The Lansing House
Sketch of the house in 1777
The Treaty of Paris, signed February 2, 1763, brought to an end the French and Indian War which had ravaged the northeastern colonies. Invasion and raids by the French devastated the upper Hudson River valley.
With peace, settlers returned and new families arrived, many of them enticed hither by the enterprising Schuyler family of then Saratoga who offered land on generous terms and ready markets for timber and produce. In 1770, six years before the outbreak of the American Revolution, one Peter Lansing of Albany began building (in 1770) what is now known to history as The Marshall House.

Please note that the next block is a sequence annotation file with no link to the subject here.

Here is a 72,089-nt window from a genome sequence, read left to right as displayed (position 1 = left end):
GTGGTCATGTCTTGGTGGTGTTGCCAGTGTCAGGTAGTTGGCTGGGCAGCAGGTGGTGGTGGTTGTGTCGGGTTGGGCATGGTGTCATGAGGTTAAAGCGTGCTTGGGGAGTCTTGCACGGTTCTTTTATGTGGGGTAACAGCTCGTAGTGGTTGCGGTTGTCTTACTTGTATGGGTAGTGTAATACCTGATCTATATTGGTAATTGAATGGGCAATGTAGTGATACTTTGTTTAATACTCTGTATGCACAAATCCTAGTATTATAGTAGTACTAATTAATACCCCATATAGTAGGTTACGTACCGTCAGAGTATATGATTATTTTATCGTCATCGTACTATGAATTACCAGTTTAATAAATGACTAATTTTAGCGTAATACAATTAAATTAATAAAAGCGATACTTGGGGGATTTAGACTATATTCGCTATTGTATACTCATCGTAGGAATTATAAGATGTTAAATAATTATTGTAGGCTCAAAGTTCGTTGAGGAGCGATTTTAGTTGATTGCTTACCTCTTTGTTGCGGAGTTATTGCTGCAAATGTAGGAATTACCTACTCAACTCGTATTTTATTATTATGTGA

Lansing’s ultimate purpose remains unclear. Several accounts suggest that his purpose was to install a family that would sustain itself by farming while collecting products for shipment downriver to Albany for marketing through his offices. Others say that Lansing intended a summer home.
Alas! The Revolution soon put whichever plan to naught. The house he had built, however, became the scene of events tragic and heroic that established it as an important landmark in our nation's history.
This site, then, tells the story of a remarkable old house and of the men, women and children, some famous, others obscure, who have dwelt here, some for a few days, others for generations. The Marshall House remains a witness at once truthful and gracious to the birth of our Republic and that which has passed since.